Using Super to Save for Your First Home

Launch Finance 1st Homebuyer using super to buy your first home

Are you a 1st Homebuyer looking for a faster way to save for your first home? Thanks to new laws that took effect 1st July 2018, your Super Fund could well be the investment partner that helps make your Aussie homeowner dream a reality sooner. Let’s take a look at how the First Home Super Saver Scheme (FHSS) works and the pros and cons…

How it works.

You can enjoy the tax incentives and some of the earnings benefits of superannuation by taking part in the First Home Super Saver Scheme (FHSS) which enables first-home buyers to save for a deposit inside their superannuation account.

Throughout the period of saving for your first home, you can make voluntary concessional contributions (for example by salary sacrificing) or non-concessional contributions (voluntary after-tax contributions) of $15,000 a year within existing caps, up to a total of $30,000.

Note: mandated employer contributions cannot be withdrawn under this scheme, it is only additional voluntary contributions made from 1 July 2017 that can be withdrawn.

When you have the green light on your loan and it’s time to go house shopping, you can then withdraw the contributions that you have made along with any deemed earnings (90-day Bank Accepted Bill rate with an uplift factor of 3%), to help fund a deposit on your first home. In order to withdraw the money from your Super, you must apply to the Commissioner of Taxation for a ‘first home super saver determination’ from which the Commissioner will then determine the maximum amount that can be released. The amount released from your super is then taxed at your marginal tax rate less a 30% offset (non-concessional contributions are not taxed).


  • You can only use the FHHS home saver scheme once.
  • You will need to occupy the property as soon as it is practically possible for at least 6 of the first 12 months.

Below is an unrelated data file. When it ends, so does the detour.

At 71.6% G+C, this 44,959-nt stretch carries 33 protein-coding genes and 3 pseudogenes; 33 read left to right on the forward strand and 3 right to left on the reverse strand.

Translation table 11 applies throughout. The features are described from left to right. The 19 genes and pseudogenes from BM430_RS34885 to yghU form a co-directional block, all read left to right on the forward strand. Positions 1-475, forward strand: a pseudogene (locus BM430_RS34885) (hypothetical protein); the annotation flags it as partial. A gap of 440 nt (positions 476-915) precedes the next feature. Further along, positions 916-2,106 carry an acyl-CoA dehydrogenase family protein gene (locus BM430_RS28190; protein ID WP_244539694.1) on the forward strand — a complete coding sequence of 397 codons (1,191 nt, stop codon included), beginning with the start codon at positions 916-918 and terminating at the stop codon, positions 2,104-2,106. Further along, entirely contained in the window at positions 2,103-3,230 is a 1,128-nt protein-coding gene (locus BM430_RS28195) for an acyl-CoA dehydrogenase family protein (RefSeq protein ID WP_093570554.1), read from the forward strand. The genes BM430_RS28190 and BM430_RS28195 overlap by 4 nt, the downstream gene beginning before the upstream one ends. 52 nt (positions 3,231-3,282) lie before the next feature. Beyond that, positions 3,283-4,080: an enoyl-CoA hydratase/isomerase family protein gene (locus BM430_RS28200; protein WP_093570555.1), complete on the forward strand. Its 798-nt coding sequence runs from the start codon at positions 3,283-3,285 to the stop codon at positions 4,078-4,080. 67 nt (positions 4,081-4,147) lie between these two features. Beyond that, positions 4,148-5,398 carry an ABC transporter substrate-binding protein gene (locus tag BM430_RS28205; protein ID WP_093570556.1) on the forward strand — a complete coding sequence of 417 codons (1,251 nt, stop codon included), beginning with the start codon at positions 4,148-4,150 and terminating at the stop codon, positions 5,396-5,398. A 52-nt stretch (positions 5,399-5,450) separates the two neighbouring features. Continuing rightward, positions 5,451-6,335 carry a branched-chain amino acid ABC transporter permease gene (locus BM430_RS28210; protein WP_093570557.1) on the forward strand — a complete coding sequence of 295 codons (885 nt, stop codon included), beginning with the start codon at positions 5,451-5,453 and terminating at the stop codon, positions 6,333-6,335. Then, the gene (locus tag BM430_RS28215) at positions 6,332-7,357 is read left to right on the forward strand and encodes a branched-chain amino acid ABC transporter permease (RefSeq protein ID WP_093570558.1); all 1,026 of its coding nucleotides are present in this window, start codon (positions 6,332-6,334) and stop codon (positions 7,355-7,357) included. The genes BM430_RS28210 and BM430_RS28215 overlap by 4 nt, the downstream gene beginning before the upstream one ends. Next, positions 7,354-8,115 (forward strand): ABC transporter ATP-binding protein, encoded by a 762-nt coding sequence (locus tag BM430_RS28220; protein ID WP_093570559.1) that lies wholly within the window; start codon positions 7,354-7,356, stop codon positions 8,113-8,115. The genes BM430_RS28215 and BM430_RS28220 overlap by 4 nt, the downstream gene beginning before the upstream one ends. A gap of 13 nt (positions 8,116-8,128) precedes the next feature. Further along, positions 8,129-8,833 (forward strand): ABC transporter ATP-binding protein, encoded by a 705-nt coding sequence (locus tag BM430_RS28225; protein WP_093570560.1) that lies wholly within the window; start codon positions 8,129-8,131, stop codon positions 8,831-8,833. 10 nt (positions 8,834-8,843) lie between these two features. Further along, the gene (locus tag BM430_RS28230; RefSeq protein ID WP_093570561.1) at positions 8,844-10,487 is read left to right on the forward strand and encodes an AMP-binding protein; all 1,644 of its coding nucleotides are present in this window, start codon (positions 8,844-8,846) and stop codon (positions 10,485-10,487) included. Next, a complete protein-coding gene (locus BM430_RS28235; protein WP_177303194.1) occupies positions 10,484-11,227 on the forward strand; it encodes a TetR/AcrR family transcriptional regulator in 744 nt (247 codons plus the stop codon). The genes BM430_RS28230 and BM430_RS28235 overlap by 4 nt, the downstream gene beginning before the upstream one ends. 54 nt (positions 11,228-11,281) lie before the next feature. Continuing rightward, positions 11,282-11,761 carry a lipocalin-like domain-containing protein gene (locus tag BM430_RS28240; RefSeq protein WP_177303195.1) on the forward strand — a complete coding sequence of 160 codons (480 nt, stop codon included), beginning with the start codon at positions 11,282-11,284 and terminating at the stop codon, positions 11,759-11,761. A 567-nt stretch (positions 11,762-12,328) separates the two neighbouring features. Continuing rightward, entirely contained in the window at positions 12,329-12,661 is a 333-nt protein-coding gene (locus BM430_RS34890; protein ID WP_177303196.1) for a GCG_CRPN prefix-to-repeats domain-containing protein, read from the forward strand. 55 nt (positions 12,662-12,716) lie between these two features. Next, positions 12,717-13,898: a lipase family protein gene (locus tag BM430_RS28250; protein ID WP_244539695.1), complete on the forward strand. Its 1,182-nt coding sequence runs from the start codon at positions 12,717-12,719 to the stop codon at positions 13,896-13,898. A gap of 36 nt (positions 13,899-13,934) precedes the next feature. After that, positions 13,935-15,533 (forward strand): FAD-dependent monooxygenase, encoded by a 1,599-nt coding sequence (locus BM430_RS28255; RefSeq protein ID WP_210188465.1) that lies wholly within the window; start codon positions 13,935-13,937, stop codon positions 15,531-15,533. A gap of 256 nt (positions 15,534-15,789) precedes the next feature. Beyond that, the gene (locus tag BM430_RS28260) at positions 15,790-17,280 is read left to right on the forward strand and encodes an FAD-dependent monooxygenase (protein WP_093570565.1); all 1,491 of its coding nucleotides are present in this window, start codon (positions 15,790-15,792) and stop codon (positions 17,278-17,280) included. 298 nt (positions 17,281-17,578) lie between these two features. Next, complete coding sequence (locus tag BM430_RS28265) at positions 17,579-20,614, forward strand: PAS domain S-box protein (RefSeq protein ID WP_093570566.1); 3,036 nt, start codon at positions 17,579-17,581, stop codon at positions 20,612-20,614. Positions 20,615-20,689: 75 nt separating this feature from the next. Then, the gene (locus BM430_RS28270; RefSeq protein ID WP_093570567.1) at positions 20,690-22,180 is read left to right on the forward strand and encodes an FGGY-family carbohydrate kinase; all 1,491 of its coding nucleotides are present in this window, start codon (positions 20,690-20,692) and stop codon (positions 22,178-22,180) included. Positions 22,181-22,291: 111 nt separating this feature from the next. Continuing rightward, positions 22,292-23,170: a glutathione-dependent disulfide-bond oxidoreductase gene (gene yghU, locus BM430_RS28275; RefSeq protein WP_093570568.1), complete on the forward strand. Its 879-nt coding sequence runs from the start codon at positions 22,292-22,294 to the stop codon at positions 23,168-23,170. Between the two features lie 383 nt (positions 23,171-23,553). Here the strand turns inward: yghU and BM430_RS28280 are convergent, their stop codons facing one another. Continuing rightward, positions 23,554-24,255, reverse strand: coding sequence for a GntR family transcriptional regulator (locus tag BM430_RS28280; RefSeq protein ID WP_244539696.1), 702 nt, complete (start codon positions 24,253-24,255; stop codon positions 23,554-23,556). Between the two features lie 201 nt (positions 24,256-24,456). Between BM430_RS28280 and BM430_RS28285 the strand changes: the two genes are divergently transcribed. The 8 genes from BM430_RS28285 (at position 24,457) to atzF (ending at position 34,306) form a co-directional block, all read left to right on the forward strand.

• TAX BENEFIT. This is by far the biggest Pro! For example, if you earn $70,000 a year and make salary sacrifice contributions of $10,000 per year, after 3 years of saving, approximately $25,892 will be available for a deposit under the scheme – $6,210 more than if the saving had occurred in a standard deposit account (use the estimator to measure how the scheme could work for you).
  • APPLIES TO INDIVIDUALS. Great news is, the scheme applies to individuals so if you are a couple, you could both utilise the scheme for a deposit on the same home – effectively increasing your cap to a maximum of $60,000!
  • If for whatever reason you don’t end up entering into a contract to purchase or build a home within 12 months of withdrawing from your super, you can recontribute the amount to your fund, or pay the additional tax to unwind the concessional tax treatment that was applied on the release of the money.


  • OTHER INVESTMENTS. From an investment perspective, there may be options that could provide a higher return and require less administrative effort than using this scheme however this option used either on its own or in conjunction with other savings investments may be one of the best opportunities available to fast-track growing your deposit.
  • To access your hard earned savings, you will need to apply to the ATO and there may be administrative delays involved.

Who Can Use the FHSS Scheme?

If the following apply to you, you’re in luck! You must;

  • Be 18 years of age or older (to be able to make a withdrawal under the scheme – however you can contribute to your super fund prior);
  • Be a first home buyer, you must never have held taxable Australian real property (this is inclusive of residential, investment, and commercial property assets)

If you are considering buying your first home, one of our expert mortgage brokers can help you navigate the process. You can book a free consult by calling (08) 9367 4222, email us ([email protected]) or fill in the contact form on this page.

Here is a great ATO resource to further your research:  Please note:  This is general advice only.  Your personal circumstances have not been taken into account and the information in this newsletter should not be used to make a decision regarding a financial commitment.  If you are considering investing in the FHSS Scheme, you should speak with a financial planner.